Respiratory System >
Bronchiectasis

“Abnormal and permanently dilated airways that result in a build-up of excess mucus, increasing risk of infections”

Risk Factors
  • Cystic fibrosis
  • Pulmonary disorders (e.g. TB, COPD, IPF)
  • Exposure to toxic fumes or chemicals
  • Childhood respiratory infections
  • Allergic bronchopulmonary aspergillosis
  • Immune deficiency
Aetiology
  • Cystic fibrosis
  • Mechanical bronchial obstruction (e.g. tumour, mucus, foreign body)
  • Post-infective bronchial damage
  • Granuloma (TB/ sarcoidosis)
  • Immune deficiency
  • Impaired mucociliary clearance
Pathophysiology
  • Cycle of initial infection → inflammation (cytokines and neutrophil elastases) → impaired mucociliary clearance → hypersecretion of mucus (mucus plug) → airway obstruction → microbial colonisation → bronchial dilatation and airway destruction → further inflammation
Clinical Presentation
  • Persistent cough
  • Copious production of purulent sputum
  • Breathlessness (later stages of disease)
  • Haemoptysis
  • Infection
    • An increased volume of sputum and purulence
    • Fever
    • Systemic upset
  • Pleuritic chest pain
  • O/E
    • Can be normal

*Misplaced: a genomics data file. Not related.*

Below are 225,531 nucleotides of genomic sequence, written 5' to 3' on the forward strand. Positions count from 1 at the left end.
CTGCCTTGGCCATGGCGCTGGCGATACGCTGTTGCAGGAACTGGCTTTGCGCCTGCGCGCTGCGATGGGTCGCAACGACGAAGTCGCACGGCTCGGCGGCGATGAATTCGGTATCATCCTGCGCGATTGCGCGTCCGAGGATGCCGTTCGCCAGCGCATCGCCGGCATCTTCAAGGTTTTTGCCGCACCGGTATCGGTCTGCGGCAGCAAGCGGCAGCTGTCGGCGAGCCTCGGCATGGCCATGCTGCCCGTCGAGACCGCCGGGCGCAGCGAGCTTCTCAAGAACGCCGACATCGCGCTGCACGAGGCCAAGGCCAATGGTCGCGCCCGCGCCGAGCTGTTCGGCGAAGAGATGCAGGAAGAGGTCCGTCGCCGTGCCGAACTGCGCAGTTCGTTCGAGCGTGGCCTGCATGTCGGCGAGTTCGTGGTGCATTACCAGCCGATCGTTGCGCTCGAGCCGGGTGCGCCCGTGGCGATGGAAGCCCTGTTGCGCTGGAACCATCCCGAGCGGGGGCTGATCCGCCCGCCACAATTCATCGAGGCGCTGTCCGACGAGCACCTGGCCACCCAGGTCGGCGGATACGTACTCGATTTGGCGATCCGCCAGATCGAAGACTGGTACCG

• Coarse crackles heard on auscultation
    • Clubbing (especially when due to CF)
Investigations
  • HRCT scanning
    • Non-tapering ‘tram track’ airways
    • Signet ring sign (increased broncho-arterial ratio)
  • Chest X ray
    • Often normal
    • ‘Tram track’ airways
    • Ring shadows
    • Cysts
  • Sputum sample
  • Immune assessment – immunoglobulins and responses to Hib; tetanus and pneumococcal vaccines
Management
  • Airway clearance
    • Breathing technique
    • Autogenic (self-)drainage
    • Postural drainage
    • Nebulised hypertonic saline
  • Anti-inflammatories
    • Long-term azithromycin (macrolide)
    • Inhaled corticosteroids
  • Treatment of infection (2 weeks)
    • Pseudomonas – 750mg ciprofloxacin BD
    • Haemophilus influenzae – amoxicillin/ co-amoxiclav/ doxycycline
    • IV cephalosporin for multi-resistant species
  • Treatment of complications
    • Breathlessness and reduced exercise capacity – pulmonary rehabilitation
    • Massive haemoptysis – resuscitation and airway protection → bronchial artery embolization
    • Respiratory failure – oxygen and NIV
    • Localised disease – surgery
Complications
  • Breathlessness
  • Reduced exercise capacity
  • Massive haemoptysis
  • Respiratory failure
  • Localised disease

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